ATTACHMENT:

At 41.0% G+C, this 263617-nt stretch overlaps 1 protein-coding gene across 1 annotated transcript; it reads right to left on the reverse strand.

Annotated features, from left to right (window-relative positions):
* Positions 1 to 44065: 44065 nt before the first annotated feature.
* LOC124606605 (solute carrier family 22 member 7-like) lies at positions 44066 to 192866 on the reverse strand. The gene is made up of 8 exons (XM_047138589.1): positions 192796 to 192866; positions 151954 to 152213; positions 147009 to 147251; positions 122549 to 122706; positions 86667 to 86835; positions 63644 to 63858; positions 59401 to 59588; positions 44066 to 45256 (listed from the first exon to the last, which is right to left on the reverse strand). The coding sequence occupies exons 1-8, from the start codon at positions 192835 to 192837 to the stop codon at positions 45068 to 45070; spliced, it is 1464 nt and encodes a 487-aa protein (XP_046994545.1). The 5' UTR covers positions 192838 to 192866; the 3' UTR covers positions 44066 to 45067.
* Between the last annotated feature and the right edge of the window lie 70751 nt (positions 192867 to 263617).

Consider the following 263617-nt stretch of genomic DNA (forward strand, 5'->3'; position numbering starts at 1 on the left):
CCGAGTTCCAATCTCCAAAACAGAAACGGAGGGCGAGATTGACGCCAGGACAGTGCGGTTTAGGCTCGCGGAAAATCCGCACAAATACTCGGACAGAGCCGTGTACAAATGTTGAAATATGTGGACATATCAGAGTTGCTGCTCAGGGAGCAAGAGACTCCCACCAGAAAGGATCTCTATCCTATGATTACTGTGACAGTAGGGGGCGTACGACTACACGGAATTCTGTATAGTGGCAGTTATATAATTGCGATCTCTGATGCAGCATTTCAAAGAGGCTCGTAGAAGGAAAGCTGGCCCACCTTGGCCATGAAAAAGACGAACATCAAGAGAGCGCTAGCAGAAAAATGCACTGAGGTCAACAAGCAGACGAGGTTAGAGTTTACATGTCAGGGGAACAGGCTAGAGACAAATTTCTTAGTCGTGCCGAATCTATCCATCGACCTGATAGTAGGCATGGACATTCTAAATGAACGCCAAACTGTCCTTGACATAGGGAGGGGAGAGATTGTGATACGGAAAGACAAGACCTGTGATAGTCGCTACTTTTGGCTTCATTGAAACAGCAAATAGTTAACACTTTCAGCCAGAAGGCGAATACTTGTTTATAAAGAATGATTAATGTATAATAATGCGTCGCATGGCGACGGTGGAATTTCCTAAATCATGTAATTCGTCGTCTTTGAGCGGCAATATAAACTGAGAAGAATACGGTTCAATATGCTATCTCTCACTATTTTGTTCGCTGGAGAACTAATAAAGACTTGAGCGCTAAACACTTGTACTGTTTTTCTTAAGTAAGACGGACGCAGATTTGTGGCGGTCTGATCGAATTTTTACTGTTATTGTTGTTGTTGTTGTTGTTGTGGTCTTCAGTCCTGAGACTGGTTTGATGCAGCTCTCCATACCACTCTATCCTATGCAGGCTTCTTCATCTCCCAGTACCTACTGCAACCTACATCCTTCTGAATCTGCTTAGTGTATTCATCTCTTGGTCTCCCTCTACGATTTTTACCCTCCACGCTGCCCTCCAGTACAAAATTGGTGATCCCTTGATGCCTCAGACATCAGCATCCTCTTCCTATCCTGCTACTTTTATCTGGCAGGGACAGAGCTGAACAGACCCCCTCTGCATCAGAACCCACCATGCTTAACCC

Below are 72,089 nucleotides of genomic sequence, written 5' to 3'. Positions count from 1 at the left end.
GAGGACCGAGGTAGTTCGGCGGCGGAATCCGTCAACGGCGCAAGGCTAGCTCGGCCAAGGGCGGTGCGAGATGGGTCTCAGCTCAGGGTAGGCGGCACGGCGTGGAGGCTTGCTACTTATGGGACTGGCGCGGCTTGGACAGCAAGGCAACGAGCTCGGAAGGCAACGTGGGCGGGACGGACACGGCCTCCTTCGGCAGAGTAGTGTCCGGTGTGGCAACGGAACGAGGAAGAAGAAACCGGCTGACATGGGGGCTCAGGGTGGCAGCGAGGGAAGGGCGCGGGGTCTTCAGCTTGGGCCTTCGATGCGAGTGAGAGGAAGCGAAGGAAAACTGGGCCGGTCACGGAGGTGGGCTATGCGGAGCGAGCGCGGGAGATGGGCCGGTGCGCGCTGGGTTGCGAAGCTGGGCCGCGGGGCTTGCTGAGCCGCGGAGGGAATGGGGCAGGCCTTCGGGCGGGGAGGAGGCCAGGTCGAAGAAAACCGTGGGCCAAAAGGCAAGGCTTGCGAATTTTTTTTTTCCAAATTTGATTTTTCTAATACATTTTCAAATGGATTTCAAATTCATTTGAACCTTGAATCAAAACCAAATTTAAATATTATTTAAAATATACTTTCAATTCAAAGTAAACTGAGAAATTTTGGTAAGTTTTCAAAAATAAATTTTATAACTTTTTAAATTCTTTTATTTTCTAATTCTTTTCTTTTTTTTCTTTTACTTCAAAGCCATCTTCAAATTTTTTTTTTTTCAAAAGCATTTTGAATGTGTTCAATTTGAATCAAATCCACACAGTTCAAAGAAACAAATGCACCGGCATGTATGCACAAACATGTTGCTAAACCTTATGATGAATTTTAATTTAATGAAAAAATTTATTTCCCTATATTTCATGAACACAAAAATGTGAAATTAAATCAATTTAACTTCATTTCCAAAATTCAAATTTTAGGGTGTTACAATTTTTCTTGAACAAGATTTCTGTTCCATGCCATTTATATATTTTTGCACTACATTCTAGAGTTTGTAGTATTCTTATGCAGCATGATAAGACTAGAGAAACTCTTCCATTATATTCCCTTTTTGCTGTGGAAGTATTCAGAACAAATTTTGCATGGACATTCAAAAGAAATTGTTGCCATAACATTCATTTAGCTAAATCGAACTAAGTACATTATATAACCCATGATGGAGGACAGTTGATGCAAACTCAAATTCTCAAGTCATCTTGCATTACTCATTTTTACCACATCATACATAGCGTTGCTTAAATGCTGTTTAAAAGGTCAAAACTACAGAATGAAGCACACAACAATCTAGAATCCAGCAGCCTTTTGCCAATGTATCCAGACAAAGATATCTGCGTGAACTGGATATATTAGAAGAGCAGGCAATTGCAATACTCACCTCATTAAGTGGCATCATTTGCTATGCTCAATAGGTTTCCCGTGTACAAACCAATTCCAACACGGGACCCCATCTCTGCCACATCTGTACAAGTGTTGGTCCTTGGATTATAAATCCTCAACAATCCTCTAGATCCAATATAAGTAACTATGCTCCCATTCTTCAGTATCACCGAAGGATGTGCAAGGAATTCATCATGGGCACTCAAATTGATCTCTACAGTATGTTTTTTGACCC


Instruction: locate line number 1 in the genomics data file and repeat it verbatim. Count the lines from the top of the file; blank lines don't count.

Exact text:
At 41.0% G+C, this 263617-nt stretch overlaps 1 protein-coding gene across 1 annotated transcript; it reads right to left on the reverse strand.